Tuesday, November 28, 2006

Birds, Bernini and the blues

Small Boo's been getting well into semi-illicit TV downloads, unearthing old favourites (anyone remember The Changes?) and more current stuff (Torchwood, a show for anyone who quivers with delight at the notion of gay, Welsh Buffy).

But two things have got me stroking my chin in particular in recent days. One is The River Cottage Treatment, Hugh Fearnley-Whittingstall's latest attempt to acquaint us with the gruesome reality of food production.

Ah, that word, "reality". Because yes, much as I like HFW, the vegetarian's favourite carnivore, this is reality TV. Sure, it's the OK end of reality TV, in the guise of Faking It (which James Blue Cat lauded recently), rather than such grotesque efforts as Myleene Klass's new vehicle, I'm A Celebrity, Have I Got Fantastic Tits Or What? But under the perfectly sound idea (Hugh tries to persuade people not to eat shite food), there's the same undercurrent of class-based bullying that taints Jamie Oliver (who, Cockernee mannerisms aside, is as resolutely middle-class as I am, if a few rungs down the ladder from Old Etonian Hugh) and his otherwise noble school meals campaign.

This dirty little secret of British society (we all know class differences are hugely important, but nobody wants to talk about it) threatened to bubble up, like the juice of home-grown damsons through a crumble topping, when Hugh was attempting to get his guests to vow never to buy factory-farmed chickens again. One of his guinea pigs held out, explaining that she had to feed several kids on a tight budget, and free-range chicken was just a luxury too far. "The real world, where I live," she said,"We haven't got chickens running around the farm that we can just kill when we want." She also admitted that she was unswayed by welfare arguments, because she thought chickens were horrible, as opposed to ducks, which are "really, really cute".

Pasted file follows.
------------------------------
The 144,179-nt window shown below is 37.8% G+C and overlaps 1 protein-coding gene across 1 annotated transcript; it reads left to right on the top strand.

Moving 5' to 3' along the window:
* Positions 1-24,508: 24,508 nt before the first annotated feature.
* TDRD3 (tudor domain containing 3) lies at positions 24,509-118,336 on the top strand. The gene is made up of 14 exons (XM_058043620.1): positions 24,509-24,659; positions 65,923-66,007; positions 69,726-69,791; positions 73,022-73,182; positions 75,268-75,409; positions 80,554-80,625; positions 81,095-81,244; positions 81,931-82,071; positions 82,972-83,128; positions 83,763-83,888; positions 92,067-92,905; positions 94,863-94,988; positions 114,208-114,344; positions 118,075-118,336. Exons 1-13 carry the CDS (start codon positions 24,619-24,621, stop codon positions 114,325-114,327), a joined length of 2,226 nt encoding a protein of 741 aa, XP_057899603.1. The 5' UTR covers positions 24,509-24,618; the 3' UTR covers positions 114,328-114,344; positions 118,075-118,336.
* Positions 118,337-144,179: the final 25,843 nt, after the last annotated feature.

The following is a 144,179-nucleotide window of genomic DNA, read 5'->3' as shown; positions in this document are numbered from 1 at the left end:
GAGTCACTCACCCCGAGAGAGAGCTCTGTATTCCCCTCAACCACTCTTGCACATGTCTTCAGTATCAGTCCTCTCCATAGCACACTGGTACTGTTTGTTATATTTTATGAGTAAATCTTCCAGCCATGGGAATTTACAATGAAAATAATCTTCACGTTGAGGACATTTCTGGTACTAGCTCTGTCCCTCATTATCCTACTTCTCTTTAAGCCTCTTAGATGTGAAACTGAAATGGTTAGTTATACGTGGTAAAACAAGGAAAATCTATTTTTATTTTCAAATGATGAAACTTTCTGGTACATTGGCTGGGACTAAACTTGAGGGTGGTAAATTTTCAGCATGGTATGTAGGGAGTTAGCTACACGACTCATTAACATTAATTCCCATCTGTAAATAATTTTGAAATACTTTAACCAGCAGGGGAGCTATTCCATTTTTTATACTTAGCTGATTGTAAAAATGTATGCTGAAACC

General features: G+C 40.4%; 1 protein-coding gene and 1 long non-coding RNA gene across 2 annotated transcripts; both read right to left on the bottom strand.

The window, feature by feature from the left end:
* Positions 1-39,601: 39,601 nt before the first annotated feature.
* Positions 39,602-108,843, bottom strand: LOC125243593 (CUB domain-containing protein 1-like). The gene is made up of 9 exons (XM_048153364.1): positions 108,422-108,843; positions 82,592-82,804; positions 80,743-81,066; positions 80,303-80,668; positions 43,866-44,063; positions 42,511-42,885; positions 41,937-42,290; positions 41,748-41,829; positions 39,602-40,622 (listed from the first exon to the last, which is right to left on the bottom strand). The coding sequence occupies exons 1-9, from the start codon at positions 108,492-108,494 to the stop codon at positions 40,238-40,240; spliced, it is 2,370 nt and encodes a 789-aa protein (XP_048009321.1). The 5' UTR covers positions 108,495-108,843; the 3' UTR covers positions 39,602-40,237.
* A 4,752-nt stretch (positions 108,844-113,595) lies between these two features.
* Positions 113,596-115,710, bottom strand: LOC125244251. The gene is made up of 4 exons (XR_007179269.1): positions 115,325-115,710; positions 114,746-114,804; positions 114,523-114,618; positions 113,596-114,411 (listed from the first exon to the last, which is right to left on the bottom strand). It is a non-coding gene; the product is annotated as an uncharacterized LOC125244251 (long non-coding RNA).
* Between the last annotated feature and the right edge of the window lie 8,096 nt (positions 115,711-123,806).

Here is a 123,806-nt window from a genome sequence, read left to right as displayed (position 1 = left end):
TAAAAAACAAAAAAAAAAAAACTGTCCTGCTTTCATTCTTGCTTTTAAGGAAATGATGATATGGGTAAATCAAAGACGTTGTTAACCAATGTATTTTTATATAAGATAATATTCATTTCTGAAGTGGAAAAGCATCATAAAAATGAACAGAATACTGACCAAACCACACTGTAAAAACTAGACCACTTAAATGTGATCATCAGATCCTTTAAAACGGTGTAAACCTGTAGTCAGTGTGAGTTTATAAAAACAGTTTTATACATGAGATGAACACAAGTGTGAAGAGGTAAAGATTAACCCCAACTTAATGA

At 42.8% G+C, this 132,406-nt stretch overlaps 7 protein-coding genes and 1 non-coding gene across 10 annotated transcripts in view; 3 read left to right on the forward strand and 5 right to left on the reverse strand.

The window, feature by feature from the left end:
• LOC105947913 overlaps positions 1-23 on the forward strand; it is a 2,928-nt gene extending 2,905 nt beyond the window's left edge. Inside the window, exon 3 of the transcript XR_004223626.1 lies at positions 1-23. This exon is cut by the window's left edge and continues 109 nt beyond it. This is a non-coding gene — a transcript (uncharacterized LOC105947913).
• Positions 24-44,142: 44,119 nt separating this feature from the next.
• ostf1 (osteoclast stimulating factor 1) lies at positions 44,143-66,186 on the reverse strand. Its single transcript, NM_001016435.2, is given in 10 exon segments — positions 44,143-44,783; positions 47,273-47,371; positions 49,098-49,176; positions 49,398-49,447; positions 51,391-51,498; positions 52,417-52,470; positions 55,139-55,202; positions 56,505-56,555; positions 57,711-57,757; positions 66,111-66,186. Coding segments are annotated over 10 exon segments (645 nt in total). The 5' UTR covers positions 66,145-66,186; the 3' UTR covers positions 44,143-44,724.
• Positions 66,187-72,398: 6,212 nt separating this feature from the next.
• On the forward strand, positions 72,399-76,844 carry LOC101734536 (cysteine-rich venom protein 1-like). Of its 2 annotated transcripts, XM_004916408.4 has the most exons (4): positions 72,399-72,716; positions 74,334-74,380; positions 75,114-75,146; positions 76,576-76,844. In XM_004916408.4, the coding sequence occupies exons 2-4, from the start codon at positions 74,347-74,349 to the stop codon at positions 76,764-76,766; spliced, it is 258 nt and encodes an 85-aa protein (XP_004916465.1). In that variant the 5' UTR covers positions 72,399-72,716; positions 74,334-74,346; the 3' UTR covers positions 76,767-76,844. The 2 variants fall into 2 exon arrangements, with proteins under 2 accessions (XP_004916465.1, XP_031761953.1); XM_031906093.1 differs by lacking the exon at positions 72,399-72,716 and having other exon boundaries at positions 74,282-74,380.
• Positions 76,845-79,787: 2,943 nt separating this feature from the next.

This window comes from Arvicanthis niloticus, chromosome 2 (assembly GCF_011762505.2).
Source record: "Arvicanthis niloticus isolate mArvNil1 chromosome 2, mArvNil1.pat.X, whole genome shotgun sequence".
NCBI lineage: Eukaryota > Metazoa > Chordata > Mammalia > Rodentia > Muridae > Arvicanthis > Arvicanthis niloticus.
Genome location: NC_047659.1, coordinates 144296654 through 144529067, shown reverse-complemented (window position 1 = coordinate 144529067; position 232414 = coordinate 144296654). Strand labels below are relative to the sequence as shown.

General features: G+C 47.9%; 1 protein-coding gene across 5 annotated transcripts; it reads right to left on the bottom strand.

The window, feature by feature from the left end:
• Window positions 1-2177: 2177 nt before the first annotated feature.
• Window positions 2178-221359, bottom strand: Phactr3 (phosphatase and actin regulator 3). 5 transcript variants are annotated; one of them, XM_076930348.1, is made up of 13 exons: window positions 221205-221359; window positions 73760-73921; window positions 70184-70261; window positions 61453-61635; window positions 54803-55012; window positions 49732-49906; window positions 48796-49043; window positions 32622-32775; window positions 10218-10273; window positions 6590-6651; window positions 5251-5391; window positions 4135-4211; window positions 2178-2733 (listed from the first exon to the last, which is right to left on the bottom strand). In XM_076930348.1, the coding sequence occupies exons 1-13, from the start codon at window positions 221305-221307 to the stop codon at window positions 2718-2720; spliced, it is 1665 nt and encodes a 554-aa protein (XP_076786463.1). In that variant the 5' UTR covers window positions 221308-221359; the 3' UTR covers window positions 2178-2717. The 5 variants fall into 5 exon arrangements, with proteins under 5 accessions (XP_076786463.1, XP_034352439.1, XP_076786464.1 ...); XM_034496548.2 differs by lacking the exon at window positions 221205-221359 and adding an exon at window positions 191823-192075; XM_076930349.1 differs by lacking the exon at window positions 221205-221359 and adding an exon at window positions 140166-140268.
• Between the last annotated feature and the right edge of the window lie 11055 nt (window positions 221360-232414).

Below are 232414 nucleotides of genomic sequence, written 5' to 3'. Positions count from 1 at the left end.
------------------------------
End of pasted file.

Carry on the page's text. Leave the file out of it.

Which was the fulcrum for her choice to begrudge an extra quid for a free-range chicken, but to splurge over 15 quid on an organic duck.

And then I realised that this wasn't just a nasty, voyeuristic attempt by Eton 'n' Oxford Fearnley-Whittingstall to give the Essex pleb a holier-than thou thrashing, which he plainly didn't want to do. It was just showing us that the woman was an idiot.

Also on the list was another one of my pet hates, the documentary with dramatised reconstructions. These are OK when the reconstruction actually tells you something (say, how the pyramids were built), but when it just reinforces the script for the slowies at the back, it quickly becomes tiresome. So in Simon Schama's The Power Of Art, it's not enough for the quasi-beatnik don to tell us that Bernini had a cute mistress - we had to see her in the flesh (or at least an actress playing her). The effect was especially pointless, because we then saw the bust that Bernini made of her, which looked nothing like the actress. Most of the show seemed devoted to the soap opera aspect of the sculptor's life, with SS as one point describing him - partly condemning, partly in wistful admiration - as "a complete bastard".

But Schama redeemed himself when he got to the meat of the show, Bernini's Ecstasy of St Theresa. His main point was that Bernini was the first sculptor who was able to render life, in all its fleshly wonder, in marble - even with religious subjects. The Carmelite's face seems to synthesise religious and sexual ecstasy, and Schama was pretty convinced that she was enjoying a shuddering orgasm. And I suddenly realised that Bernini was one of the first artists to depict the creative tension between God and sex, between divine and erotic love, the dialectic that informs the work of Marvin Gaye and Al Green and Aretha Franklin and the Five Blind Boys of Mississippi and so much more. Gian Lorenzo Bernini and St Theresa of Avila as Soul Brother and Sister Number One? As James Brown so elegantly put it, "I feel good!"


Anonymous said...

There was a "Start the Week" on Radio 4 last month where Charles Saumarez Smith was lambasting Simon Schama for his graphic reconstructions. Schama got his own back towards the end by describing one of Smith's ideas as "complete bollocks".